I have a salad spinner. I rarely use it. It’s not that we don’t consume green leafy foods that require rinsing, but that I find it easy enough to rinse in the sink and shake out by hand. It would be far more work to pull the spinner out of the cupboard and then wash and return it after. Have I mentioned how LAZY I am?! In all honestly said salad spinner should have found a new home when we were purging and simplifying. But I remember it being pretty pricey, even though I got it during my Pampered Chef consultant days, and there’s something very grown up about having a salad spinner.
Enter my new use for my salad spinner. Remember those Spirograph thingies from our childhood? You could make swirls and the there was a “tie-dye” thing where you put in the paint and it would spin across the paper. See where I’m going here? I should be sewing or cleaning, but decided that while the bean napped a fun project with toddler child was in order.
We gathered our supplies:
Salad spinner, washable paints, paper, and some small jars
A more responsible parent would probably lay down newspaper or similar on the table top. I figured I was doing good making the turkey take off his shirt. And hey it’s washable right?!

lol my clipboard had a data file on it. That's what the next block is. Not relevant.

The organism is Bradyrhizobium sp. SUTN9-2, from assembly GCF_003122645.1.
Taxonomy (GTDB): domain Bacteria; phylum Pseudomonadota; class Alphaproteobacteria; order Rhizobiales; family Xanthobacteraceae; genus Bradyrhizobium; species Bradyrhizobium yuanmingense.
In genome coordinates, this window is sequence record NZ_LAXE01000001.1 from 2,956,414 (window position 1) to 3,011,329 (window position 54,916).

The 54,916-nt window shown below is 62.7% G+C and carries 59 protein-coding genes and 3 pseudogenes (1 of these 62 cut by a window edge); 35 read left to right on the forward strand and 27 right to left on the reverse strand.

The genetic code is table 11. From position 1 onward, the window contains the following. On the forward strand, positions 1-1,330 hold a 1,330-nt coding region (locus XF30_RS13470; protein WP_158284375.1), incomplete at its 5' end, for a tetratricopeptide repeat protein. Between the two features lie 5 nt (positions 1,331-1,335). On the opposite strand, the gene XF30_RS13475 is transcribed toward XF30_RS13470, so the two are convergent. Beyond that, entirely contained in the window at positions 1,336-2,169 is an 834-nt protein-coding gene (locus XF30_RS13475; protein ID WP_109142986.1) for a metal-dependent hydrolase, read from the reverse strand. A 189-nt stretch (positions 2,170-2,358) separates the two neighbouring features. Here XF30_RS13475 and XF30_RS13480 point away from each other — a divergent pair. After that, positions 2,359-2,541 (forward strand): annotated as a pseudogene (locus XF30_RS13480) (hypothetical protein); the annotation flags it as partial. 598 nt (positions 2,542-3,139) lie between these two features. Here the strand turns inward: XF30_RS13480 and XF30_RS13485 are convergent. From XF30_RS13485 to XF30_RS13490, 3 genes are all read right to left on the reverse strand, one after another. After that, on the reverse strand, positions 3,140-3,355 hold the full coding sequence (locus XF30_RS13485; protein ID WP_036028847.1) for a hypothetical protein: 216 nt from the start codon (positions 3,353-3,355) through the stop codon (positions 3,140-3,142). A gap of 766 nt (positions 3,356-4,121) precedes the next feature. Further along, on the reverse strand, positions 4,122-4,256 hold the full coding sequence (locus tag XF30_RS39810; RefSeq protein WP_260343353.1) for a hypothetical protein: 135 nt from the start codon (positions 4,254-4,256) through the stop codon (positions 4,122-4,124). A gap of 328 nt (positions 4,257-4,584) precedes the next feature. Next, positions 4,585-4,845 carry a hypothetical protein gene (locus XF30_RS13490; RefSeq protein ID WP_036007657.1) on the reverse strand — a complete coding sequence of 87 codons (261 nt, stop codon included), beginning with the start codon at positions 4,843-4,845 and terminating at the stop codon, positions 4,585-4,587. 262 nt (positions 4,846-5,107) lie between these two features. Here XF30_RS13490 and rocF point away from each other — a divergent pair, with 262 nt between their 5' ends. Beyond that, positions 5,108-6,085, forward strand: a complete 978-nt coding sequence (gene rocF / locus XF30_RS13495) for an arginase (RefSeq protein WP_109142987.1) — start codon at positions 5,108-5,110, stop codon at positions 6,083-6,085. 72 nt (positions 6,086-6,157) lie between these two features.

Our paint was on the thick side, so we added a little water so it would spread more easily. I let him pick 3 colors:
Lay your paper in your spinner. Ours has two baskets and we’re using the larger one. In the future I might cut down our paper so it fits more evenly.
Let your little artist pour in some paint. You can see this is very exciting!
And it gets better! He spent most of the time squealing “I did it! I did it!”
Through subsequent spinnings we learned that small dots of paint yield more appealing swirls. And after the first two papers he wanted new colors so we added a little blue to our green, orange to our yellow and white to our red.
Tada! And as we finished cleaning up the bean woke from his nap, so our little project took just the right amount of time. I apologize for the horrible pictures there are no windows in the kitchen and the lack of natural light does nothing for my already marginal photography skills.
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